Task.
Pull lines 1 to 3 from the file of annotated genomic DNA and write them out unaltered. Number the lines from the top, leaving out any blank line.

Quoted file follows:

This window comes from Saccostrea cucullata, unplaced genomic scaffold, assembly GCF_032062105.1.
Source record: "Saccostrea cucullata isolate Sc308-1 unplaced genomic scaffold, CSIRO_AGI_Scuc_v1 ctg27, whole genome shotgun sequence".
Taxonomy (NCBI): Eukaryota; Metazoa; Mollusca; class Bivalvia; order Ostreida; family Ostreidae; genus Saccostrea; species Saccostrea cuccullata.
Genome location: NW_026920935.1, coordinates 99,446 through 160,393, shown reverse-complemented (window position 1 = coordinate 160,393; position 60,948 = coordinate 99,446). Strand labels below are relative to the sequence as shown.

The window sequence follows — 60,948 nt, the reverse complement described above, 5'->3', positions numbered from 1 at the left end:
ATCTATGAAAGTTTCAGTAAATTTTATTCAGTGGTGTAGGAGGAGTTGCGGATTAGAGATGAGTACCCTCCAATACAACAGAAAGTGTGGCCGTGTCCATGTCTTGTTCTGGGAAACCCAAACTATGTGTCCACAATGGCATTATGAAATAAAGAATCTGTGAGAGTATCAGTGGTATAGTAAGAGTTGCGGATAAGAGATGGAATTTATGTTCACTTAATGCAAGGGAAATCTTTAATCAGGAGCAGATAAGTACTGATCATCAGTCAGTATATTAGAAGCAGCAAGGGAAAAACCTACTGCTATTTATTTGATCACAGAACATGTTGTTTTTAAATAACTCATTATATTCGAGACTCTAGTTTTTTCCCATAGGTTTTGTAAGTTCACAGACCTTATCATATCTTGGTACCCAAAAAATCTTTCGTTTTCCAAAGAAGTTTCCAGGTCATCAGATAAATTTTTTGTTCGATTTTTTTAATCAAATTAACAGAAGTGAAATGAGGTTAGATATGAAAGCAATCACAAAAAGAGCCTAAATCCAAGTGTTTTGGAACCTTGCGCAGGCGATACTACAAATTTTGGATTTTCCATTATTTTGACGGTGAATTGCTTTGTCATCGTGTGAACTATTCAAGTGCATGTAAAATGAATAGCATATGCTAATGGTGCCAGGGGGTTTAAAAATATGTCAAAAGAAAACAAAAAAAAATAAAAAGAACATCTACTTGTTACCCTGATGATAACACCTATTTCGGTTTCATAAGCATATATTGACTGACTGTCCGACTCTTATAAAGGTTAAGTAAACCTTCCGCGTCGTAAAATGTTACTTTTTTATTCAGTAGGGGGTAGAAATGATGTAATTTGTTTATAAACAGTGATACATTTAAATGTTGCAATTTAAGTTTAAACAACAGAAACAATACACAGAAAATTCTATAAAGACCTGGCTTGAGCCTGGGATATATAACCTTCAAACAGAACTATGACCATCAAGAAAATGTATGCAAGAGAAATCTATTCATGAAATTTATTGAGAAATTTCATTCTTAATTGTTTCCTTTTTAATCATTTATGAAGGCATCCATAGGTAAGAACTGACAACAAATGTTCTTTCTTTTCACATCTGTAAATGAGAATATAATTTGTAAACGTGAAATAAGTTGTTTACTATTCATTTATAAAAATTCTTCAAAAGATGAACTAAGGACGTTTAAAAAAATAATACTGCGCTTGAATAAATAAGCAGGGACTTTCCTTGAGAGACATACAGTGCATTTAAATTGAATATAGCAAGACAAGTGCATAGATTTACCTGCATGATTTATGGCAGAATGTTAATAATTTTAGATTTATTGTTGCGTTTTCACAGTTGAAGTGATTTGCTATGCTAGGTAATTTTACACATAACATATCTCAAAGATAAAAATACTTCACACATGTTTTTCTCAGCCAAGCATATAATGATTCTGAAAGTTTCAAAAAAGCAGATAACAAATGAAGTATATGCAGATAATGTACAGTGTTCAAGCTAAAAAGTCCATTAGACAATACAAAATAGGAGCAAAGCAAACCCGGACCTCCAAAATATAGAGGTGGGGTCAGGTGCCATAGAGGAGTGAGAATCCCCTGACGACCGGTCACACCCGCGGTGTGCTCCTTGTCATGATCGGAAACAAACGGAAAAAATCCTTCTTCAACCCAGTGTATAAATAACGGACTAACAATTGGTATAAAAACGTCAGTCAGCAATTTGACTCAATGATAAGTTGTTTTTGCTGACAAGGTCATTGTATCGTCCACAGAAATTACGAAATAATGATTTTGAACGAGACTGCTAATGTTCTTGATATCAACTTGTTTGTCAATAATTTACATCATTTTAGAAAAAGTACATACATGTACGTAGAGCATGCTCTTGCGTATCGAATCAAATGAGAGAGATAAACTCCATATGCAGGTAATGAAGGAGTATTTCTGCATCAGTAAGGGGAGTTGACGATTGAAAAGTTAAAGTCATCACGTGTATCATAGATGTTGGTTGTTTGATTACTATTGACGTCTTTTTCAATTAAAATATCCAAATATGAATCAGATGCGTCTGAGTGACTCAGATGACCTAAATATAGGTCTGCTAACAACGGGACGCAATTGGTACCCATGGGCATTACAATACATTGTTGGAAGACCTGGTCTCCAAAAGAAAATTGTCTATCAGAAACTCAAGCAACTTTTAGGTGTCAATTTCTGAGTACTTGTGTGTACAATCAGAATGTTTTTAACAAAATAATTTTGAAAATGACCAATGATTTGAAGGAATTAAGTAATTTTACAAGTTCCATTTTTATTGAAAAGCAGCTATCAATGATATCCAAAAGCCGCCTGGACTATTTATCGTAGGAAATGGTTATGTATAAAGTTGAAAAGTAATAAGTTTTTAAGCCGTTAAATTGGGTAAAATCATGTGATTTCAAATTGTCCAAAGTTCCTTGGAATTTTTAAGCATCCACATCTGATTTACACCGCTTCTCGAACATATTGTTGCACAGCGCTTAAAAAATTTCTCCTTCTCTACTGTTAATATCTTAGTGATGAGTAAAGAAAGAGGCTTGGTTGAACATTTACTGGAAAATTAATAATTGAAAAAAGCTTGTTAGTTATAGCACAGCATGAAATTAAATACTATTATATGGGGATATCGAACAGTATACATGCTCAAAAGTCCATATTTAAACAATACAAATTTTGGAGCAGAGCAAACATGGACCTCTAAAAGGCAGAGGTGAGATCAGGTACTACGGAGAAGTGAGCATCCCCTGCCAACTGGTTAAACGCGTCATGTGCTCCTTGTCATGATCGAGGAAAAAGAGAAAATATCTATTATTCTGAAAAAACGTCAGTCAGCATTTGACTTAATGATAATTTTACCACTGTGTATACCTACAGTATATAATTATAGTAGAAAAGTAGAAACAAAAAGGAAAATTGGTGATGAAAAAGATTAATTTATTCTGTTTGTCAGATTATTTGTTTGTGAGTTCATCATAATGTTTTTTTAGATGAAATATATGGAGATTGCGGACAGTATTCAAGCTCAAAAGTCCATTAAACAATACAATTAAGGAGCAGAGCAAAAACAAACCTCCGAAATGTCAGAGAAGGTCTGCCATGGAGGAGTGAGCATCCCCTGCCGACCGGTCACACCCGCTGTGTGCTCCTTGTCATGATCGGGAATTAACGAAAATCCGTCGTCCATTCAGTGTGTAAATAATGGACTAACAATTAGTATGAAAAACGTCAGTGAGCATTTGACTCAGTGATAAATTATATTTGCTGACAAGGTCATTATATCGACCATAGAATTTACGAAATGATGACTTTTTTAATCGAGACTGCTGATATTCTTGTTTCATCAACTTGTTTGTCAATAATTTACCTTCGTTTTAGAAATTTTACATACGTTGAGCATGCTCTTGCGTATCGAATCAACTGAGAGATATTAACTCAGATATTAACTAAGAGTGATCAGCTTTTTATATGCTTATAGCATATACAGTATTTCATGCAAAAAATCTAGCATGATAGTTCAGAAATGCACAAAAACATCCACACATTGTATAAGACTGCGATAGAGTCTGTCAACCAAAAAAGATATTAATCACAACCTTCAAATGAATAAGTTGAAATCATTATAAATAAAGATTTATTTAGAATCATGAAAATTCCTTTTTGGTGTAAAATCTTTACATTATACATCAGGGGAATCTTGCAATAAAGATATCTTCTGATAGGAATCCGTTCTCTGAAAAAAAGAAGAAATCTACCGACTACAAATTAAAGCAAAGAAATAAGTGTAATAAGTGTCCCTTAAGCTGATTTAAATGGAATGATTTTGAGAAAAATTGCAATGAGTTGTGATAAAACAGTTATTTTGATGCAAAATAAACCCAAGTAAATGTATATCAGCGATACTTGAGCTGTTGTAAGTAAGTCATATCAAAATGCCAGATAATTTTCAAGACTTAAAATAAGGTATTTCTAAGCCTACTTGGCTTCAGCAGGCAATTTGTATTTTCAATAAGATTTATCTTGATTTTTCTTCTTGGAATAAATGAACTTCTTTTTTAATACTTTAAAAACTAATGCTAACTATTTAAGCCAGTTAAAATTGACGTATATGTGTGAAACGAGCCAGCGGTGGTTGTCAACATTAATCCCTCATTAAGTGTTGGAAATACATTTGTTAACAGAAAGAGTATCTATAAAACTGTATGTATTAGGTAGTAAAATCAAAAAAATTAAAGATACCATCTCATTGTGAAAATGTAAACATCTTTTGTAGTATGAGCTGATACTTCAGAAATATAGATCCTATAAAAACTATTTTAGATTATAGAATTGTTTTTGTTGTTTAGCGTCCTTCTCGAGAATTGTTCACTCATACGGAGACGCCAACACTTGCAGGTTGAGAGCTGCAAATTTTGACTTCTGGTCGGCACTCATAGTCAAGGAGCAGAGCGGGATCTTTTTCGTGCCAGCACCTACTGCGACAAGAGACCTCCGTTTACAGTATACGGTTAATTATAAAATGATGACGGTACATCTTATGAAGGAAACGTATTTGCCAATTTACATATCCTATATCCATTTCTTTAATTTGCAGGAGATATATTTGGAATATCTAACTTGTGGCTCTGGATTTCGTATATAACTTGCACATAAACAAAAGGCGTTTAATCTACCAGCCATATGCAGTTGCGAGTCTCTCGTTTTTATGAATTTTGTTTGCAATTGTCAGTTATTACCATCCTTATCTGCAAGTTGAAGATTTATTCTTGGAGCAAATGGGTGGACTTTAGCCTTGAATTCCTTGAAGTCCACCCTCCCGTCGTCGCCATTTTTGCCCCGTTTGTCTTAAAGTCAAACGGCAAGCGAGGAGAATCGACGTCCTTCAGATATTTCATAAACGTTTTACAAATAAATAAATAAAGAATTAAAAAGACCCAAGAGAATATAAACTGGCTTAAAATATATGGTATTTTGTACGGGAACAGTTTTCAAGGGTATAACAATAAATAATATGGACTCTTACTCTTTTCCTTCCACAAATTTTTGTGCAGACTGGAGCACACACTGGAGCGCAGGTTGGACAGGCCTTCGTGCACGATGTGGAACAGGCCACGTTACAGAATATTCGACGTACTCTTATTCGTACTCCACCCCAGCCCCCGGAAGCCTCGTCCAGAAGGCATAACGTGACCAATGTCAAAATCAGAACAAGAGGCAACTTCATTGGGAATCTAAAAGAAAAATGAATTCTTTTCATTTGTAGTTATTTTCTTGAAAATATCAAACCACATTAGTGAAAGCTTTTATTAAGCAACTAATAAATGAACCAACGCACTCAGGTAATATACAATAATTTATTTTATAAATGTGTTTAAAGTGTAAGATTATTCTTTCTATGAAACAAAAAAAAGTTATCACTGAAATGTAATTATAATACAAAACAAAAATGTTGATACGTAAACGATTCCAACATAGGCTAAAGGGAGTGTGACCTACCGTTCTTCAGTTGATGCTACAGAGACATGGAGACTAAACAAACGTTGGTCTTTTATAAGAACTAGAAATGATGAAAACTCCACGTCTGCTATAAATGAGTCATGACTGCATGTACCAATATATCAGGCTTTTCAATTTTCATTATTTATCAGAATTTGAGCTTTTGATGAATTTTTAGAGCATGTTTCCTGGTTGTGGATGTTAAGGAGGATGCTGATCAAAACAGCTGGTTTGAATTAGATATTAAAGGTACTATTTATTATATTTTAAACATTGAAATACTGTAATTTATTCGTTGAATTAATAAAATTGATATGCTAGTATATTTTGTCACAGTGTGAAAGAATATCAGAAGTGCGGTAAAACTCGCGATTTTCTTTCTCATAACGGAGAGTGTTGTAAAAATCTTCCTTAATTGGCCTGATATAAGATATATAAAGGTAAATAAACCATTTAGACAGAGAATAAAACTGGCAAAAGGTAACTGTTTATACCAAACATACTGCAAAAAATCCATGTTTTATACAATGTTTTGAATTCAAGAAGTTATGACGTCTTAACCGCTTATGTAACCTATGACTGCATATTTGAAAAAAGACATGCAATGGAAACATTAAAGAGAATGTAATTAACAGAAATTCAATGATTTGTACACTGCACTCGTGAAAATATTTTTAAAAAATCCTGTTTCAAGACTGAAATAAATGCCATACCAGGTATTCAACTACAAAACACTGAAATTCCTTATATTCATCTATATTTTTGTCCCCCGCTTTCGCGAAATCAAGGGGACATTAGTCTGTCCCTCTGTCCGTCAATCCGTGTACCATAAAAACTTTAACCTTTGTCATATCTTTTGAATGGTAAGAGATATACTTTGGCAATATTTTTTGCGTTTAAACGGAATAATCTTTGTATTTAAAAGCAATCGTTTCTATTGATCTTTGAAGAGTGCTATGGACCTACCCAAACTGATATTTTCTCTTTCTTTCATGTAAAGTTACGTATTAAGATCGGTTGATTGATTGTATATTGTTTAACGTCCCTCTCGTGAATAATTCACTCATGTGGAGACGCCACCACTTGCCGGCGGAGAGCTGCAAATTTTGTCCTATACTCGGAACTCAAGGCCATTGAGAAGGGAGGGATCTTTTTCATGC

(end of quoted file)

This window comes from Saccostrea cucullata, unplaced genomic scaffold, assembly GCF_032062105.1.
Source record: "Saccostrea cucullata isolate Sc308-1 unplaced genomic scaffold, CSIRO_AGI_Scuc_v1 ctg27, whole genome shotgun sequence".
Taxonomy (NCBI): Eukaryota; Metazoa; Mollusca; class Bivalvia; order Ostreida; family Ostreidae; genus Saccostrea; species Saccostrea cuccullata.